Violations at Metal Recycling Facilities Cause Excess Emissions in Nearby Communities

4 October 2021

Purpose

The U.S. Environmental Protection Agency (EPA) is publishing this enforcement alert (Alert) because EPA and state investigations have identified Clean Air Act violations at metal recycling facilities that operate auto and scrap metal shredders, causing excess emissions of air pollution. Over 250 metal recycling facilities are currently operating with a shredder in the United States. These facilities are often located in densely populated areas - noncompliant shredders can have an impact on overburdened communities. This Alert is intended to inform metal recycling facility owners and operators about the Clean Air Act requirements that might apply at their facilities and the air pollution control systems that are in use for shredders at similar facilities. Specifically, shredder operators should be aware of the amount of volatile organic compounds (VOCs) and other emissions from their facilities and should contact their local regulatory or permitting authority for further guidance. Enforcement actions have assessed substantial penalties and have required the installation of emission control equipment.

Schnitzer Steel (California) owns and operates a facility in Oakland, CA. On February 3, 2021, the California AG announced a settlement with Schnitzer. The settlement requires Schnitzer to pay $4.1 million in penalties, implement supplemental environmental projects, and make significant changes to its operations and practices. Schnitzer will install two regenerative thermal oxidizers, a temporary CEMs, and an acid control system by December 2022.

Non-Compliance Concerns

EPA and state agencies have found violations related to excess VOC emissions at several facilities. Over the past 15 years, more than 25 emissions tests measuring VOCs have been conducted at scrap metal shredders. The quality of the emissions data for these tests varies. Despite this, the historic test data shows that VOC emissions from shredding operations are at levels that can trigger regulatory applicability and the need for emission controls. The test data reveals that typical shredding operations emit VOCs at rates between 20 and 200 lbs of VOCs per hour. Test results are greatly determined by the capture efficiency of the test equipment. Recent emission tests with a focus on maximizing capture efficiency have shown that emission rates from shredders are likely higher than these rates.1

VOC emissions from scrap metal shredding facilities are regulated by the Clean Air Act because VOC emissions can contribute to the formation of ground level ozone and contribute to violations of the National Ambient Air Quality Standards (NAAQS) for ozone. Rates of uncontrolled VOC emissions correlate to the size of the shredder and the type of material shredded. Emission rates are generally reduced if the shredder has an enclosure and existing controls such as a cyclone or scrubber. Emission rates are also generally reduced where the facility removes contaminants before shredding (known as “depolluting”).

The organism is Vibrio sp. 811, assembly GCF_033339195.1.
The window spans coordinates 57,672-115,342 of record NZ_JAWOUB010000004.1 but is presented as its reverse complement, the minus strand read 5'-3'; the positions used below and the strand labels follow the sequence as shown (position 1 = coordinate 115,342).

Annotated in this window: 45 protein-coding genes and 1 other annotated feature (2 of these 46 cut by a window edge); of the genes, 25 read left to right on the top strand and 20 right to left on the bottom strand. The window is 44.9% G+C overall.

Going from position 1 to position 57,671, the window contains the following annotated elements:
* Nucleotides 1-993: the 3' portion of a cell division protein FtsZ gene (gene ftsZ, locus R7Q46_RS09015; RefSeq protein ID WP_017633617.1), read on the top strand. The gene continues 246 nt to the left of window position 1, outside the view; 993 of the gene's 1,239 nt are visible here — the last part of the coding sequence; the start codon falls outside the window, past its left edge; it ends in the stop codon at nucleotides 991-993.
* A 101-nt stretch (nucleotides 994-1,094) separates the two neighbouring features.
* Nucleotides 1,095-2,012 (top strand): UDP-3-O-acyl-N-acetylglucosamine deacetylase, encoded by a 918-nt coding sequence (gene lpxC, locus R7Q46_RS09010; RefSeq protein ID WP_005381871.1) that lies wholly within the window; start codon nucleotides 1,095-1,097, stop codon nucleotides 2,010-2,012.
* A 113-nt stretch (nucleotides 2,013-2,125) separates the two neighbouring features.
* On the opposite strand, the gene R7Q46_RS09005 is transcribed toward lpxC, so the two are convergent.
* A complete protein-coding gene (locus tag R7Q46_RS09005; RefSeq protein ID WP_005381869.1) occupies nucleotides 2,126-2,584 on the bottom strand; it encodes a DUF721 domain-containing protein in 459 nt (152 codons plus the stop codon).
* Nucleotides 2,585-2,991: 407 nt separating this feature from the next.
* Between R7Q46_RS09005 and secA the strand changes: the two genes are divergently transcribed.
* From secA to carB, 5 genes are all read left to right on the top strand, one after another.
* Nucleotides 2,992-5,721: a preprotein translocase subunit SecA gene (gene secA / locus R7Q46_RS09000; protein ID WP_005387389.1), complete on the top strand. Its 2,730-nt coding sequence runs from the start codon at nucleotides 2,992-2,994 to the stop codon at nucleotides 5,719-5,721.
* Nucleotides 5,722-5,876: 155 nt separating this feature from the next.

Permit thresholds for VOC emissions vary depending on whether the shredder is in an area that meets the NAAQS for ozone or is in an ozone transport region. Major sources are subject to permitting requirements and facilities with VOC emissions above certain thresholds are required to undergo a New Source Review (NSR) or Prevention of Significant Deterioration (PSD) review for new and modified sources. Depending on the location, existing facilities may be subject to Reasonably Available Control Technology (RACT) regulations at different emission thresholds. In addition, some states require facilities to obtain a permit or install controls at VOC emission thresholds lower than those for NSR, PSD, or RACT. Failure to comply with any of these requirements is a violation of the Clean Air Act which could lead to enforcement actions. In such actions, facilities may be required to install add-on controls, pay civil penalties, and take other measures.

1 Testing at Schnitzer Steel in Oakland California in four separate tests in 2018 and 2019 identified VOC emissions rates of 86, 183, 151, and 284 lb/hr.

Sims Metal Management New England Corporation (SMM) owns and operates a scrap metal shredding operation that uses a 7,000 hp shredder in Johnston, RI. EPA and Rhode Island found that SMM constructed a new major source of VOC emissions without obtaining a permit and without installing required emission controls. In September 2020, SMM entered into a settlement that requires the company to pay $250,000 in federal penalties and $2 million in state penalties. In addition, SMM will install a control train consisting of an enclosure, fans, pollution controls to reduce particulate matter, a regenerative thermal oxidizer to reduce VOCs, and an acid gas scrubber.